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This interview is a part of the ratio spotlight series, where we are featuring an in-depth Q&A with members of our team. This week, we're talking to Colleen Peterson, ratio: CEO.
Did you always know you wanted to be a Planner?
No! It was really something I fell into by accident, in part because when I was studying at university I was interested in the environment. I thought I would become an environmental planner and I didn’t know what that meant in terms of a job, but I liked the idea of studying the environment and environmental policy. I was at university during the stock market crash of the late 80s. Unemployment was high, jobs were hard to get, and I was living out of home. I had a real panic about the fact that I didn’t think I’d get a job when I finished university. So, halfway through I decided to change majors. The only other options were town planning or landscape architecture - anything else and I’d have had to start a new degree. I decided to switch to town planning, and here I am nearly 30 years later!
For a long time I didn’t really love it, but it was something I was quite good at and that was enough. It wasn’t until about five years ago when the residential zone debate raised its head, that I thought about planning beyond earning a living. I began to think about it in terms of influencing the way we live and the way our cities develop. It’s funny because it took me until I was 42, but once I made the connection that what I do as a planner can really make a difference, then I fell in love with it. Which is a bit embarrassing in a way! I just came about it completely the wrong way.
So now I do really care about what we do as planners, and it is important and it makes a difference. If I do my job well I can help make the world, in my own way, a slightly better place, which is pretty cool.
What’s been the biggest change in Planning since you started out?
Planning is getting harder. It’s much more complicated than when I first started. The complexity of the issues, the breadth of decision guidelines and planning controls, policies, codes and structure plans – that’s all far more challenging. Planning only gets more difficult, and that’s a reflection of the growing importance of getting our built form right.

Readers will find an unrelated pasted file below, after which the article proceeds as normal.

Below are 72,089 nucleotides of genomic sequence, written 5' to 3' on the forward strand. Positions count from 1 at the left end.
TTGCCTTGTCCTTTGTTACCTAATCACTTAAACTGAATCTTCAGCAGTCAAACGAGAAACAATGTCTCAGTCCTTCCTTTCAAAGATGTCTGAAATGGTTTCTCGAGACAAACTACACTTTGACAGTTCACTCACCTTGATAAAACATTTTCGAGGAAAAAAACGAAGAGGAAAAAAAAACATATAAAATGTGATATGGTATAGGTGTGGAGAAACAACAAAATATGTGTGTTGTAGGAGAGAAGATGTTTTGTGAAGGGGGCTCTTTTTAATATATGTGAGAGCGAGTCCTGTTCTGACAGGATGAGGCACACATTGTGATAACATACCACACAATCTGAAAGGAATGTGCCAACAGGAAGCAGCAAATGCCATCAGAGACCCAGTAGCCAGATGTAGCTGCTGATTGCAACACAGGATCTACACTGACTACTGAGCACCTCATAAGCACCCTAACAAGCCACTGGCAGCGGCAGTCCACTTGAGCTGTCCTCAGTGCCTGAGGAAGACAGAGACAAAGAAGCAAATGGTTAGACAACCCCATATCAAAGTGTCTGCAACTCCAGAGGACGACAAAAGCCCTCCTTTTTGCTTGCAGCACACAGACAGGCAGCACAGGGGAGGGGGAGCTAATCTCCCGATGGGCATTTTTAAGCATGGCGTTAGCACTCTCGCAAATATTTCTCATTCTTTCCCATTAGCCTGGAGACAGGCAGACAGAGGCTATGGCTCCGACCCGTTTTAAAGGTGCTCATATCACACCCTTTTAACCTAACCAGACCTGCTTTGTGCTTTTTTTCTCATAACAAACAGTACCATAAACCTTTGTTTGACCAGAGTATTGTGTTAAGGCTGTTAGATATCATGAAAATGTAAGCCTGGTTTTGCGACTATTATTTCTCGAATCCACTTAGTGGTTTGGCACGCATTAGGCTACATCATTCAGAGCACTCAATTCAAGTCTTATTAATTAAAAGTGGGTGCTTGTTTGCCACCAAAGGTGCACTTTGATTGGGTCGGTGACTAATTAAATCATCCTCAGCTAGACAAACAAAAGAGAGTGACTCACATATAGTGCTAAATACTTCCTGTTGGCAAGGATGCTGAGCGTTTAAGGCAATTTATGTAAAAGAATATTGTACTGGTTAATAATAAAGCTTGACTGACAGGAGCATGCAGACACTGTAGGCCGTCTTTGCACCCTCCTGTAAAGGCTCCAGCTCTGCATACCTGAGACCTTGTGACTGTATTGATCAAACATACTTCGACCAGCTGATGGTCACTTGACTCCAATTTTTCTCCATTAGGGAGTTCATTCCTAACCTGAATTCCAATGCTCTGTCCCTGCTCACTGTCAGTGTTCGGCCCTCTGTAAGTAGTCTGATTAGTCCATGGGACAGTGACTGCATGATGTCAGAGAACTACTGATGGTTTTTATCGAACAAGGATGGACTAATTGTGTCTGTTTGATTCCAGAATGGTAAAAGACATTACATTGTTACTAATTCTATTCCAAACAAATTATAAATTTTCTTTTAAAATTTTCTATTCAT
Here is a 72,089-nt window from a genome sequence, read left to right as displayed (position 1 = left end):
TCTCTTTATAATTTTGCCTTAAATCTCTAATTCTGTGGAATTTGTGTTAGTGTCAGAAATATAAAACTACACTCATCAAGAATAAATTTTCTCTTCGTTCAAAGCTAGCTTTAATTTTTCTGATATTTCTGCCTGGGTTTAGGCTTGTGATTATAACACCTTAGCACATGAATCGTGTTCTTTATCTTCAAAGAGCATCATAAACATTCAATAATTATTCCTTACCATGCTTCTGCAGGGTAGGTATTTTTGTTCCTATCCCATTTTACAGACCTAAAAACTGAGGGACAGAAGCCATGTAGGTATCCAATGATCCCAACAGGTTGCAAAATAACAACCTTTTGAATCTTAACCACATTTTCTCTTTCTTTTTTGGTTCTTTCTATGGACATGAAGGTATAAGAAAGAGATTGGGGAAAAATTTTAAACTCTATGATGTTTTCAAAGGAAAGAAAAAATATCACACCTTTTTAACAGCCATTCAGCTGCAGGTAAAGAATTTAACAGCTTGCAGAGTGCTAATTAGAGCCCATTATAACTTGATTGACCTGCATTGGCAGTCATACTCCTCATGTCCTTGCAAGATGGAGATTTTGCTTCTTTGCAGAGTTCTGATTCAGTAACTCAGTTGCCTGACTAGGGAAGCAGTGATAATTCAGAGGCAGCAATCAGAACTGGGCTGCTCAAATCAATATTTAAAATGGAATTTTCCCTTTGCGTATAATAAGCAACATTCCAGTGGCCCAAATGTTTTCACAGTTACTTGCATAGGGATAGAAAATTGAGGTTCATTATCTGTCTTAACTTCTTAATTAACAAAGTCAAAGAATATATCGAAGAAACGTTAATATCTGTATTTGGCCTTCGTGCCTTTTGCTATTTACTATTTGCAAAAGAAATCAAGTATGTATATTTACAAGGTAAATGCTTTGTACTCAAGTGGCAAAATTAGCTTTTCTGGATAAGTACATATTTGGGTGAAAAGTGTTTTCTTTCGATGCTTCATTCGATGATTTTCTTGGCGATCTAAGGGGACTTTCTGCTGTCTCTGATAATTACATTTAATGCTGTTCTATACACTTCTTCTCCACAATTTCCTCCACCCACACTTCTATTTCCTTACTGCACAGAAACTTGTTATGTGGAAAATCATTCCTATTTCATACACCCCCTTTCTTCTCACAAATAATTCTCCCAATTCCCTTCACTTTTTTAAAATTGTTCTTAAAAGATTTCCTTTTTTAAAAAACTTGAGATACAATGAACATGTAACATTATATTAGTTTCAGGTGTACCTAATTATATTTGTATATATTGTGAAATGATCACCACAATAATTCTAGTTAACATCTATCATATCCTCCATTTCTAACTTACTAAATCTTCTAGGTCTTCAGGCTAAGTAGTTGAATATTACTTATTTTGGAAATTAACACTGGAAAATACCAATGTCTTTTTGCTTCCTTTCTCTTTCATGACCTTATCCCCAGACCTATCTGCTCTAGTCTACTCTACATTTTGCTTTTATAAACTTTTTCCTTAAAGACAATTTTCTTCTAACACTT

What professional advice would you give to your younger self?
Be a problem solver. I say that to any young person that comes through the door. As planners, we’re really tasked with solving land use and development challenges. Sometimes the answer is ‘no’, but often the answer is ‘in a different way’. The real skill we can bring to a project is lateral thinking and problem solving, the ability to think outside the box and find alternative solutions.
What does Planning mean to you?
Planning is ultimately about creating a built form environment that can take society into the future - ideally in a way that is best for our communities, and for our environment. Planning should enable us to live more sustainably and tread more lightly on the earth. If only I came to this realisation 25 years ago!
What’s the best part of your job?
The thing I absolutely love the most is being a positive influencer. That can take a few forms: it can be giving evidence at the Tribunal or giving advice to clients; being a mentor and a sounding board for the staff that I work with; or it can be speaking up about a particular issue. I love the fact that ratio: has a strong social conscience and a mandate to be proactive in the thought leadership space, which enables me to positively influence the world around me. That feels pretty good.
Tell us about your Expert Evidence work
It’s a space that I’ve been working in for about the last 15 years and it’s something that I find really fascinating. I think anyone that does expert evidence work would agree that it’s quite a stressful thing to do, but it is immensely rewarding.
I get a great sense of satisfaction from giving my opinion about something and having the client backing me to win. Sometimes that advice will be to make substantive changes to the design and you go to VCAT you can get very nervous. You’re sitting there thinking ‘I could have completely got this wrong, but this is my view, this is how I think’. When the Tribunal supports you and says ‘yes, this is the right design response and you have largely addressed the issues’ and your permit gets granted, it’s immensely satisfying.
But that’s also where it’s quite stressful because if the Tribunal disagrees, then that refusal can often fall on you.. But at the end of the day you can only speak honestly and truthfully about what you think. Obviously, planning is a subjective arena and that does make it really challenging, but it’s part of the reward as well.
Expert evidence is a key component of my new role as CEO, with the change in responsibilities giving me more time to work in this space.
Tell us something we don’t know
I’m really obsessed with historical fiction about WWII. My particular area of sub-interest is the holocaust. Years ago I worked at SJB, with strong ties to the Jewish community, and I found the sense of community and cultural traditions truly engaging. At that time they were involved with the establishment of the Jewish Museum in Alma Road, which I found incredibly inspiring. My time there opened up my whole world to other cultural values and the injustices of the past.